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Newsletter: Summer 2009

Vetiver Grass gains ground!

newsletter3The recent heavy rainfall, following an unusually dry season, has brought huge amounts of soil down the slopes. A lot of small farmers have found that the quality of their soil has been severely depleted.

However, this was good news for REAP worker George, because he had planted a hedge of vetiver grass round his land.

Fellow farmers had seen how hard George worked taking extra cuttings of Artemisia when the long dry season caused many source plants to flower early.

Then the heavy rain swept soil down the hillside from the plots higher up the slope, but George’s vetiver hedge stopped it going any further and buried all his cuttings under a foot of silt.

George’s anxious neighbours came round to commiserate, because they could see his hard labour had been destroyed. This gave him an ideal opportunity to assure them of how pleased he was to have gained so much fertile soil – a far more valuable asset!

Sam has been very active this year in planting out more vetiver grass nurseries, so there is enough to plant significant contour hedges on a number of farms.

Taking a stand at the Kakamega Show

This year REAP had a small stand at the Kakamega Show which was held at the end of May.

This was mainly manned by REAP contact people from Western Province, assisted by REAP staff!

The stand was much smaller than the one at Kisumu so it just focused on Natural Medicines, but still stimulated a lot of interest and established good contacts.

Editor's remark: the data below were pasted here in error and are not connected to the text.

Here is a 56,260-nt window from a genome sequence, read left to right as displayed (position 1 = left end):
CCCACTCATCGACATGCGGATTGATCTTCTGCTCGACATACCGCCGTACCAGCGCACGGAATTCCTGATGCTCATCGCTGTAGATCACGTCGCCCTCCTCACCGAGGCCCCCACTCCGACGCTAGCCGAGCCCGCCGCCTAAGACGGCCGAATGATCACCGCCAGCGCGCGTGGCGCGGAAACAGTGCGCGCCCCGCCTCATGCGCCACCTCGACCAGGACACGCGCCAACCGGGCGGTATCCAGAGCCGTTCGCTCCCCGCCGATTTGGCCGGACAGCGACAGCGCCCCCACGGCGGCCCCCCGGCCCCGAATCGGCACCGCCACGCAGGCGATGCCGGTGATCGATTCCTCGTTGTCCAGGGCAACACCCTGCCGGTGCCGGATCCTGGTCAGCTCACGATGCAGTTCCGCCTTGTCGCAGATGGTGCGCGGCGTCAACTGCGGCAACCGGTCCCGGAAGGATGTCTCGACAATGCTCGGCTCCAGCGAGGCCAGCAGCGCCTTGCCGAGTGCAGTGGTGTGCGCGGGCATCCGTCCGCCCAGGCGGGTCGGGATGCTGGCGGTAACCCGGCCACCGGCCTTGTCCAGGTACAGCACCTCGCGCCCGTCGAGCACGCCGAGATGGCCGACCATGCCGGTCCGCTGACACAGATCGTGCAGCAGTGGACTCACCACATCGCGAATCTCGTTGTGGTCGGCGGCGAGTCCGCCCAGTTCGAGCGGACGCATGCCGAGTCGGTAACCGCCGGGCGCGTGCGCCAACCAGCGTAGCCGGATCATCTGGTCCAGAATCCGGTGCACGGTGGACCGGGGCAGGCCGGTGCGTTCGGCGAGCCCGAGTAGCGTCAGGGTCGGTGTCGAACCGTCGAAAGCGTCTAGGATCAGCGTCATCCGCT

Indian Christians helped

The week of training for eight people from Help a Child India at Ukweli Pastoral Centre near Kisumu was an encouragement to all.

REAP’s teaching on natural medicines was almost all new to them and they were very keen to learn the Biblical perspective.  Local churches also found encouragement as they had only known Hindu and Muslim Asians!

Nairobi office becomes an information hub

newsletter2REAP’s Nairobi office is a busy place… a constant stream of  people come to discuss natural medicines and buy literature, whilst it’s small nursery to the rear has recently supplied plants to Sudan and India as well as to different groups in Kenya.


Thanks that interest in REAP teaching is expanding so that demand for workshops is greater than can be met by the present number of staff.

For insights into how REAP can focus more effectively on teaching against materialism, which often inhibits the effectiveness of spreading REAP’s teaching.

For another year of success at the Kisum Show in August.  The extended garden area is now proving to be a good nursery resource, although further land is needed and obstacles to the purchase of land need to be overcome swiftly.